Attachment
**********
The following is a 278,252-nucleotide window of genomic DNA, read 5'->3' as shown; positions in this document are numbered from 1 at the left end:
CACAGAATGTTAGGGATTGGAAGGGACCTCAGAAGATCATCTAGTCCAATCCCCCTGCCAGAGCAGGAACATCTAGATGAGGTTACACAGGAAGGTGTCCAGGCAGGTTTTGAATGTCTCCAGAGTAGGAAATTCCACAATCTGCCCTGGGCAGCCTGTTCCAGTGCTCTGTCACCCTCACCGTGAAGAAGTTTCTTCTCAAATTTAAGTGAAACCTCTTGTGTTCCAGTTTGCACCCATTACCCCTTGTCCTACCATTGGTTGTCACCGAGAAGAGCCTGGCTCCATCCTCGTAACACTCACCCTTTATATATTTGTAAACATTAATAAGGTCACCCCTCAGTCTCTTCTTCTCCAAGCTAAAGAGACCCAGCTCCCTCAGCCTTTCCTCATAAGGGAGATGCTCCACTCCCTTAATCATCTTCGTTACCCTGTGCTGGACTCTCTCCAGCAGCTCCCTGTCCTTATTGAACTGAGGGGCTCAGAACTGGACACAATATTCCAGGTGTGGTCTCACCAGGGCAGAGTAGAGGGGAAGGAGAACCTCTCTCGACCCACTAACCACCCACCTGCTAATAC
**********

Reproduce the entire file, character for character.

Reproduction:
The following is a 278,252-nucleotide window of genomic DNA, read 5'->3' as shown; positions in this document are numbered from 1 at the left end:
CACAGAATGTTAGGGATTGGAAGGGACCTCAGAAGATCATCTAGTCCAATCCCCCTGCCAGAGCAGGAACATCTAGATGAGGTTACACAGGAAGGTGTCCAGGCAGGTTTTGAATGTCTCCAGAGTAGGAAATTCCACAATCTGCCCTGGGCAGCCTGTTCCAGTGCTCTGTCACCCTCACCGTGAAGAAGTTTCTTCTCAAATTTAAGTGAAACCTCTTGTGTTCCAGTTTGCACCCATTACCCCTTGTCCTACCATTGGTTGTCACCGAGAAGAGCCTGGCTCCATCCTCGTAACACTCACCCTTTATATATTTGTAAACATTAATAAGGTCACCCCTCAGTCTCTTCTTCTCCAAGCTAAAGAGACCCAGCTCCCTCAGCCTTTCCTCATAAGGGAGATGCTCCACTCCCTTAATCATCTTCGTTACCCTGTGCTGGACTCTCTCCAGCAGCTCCCTGTCCTTATTGAACTGAGGGGCTCAGAACTGGACACAATATTCCAGGTGTGGTCTCACCAGGGCAGAGTAGAGGGGAAGGAGAACCTCTCTCGACCCACTAACCACCCACCTGCTAATAC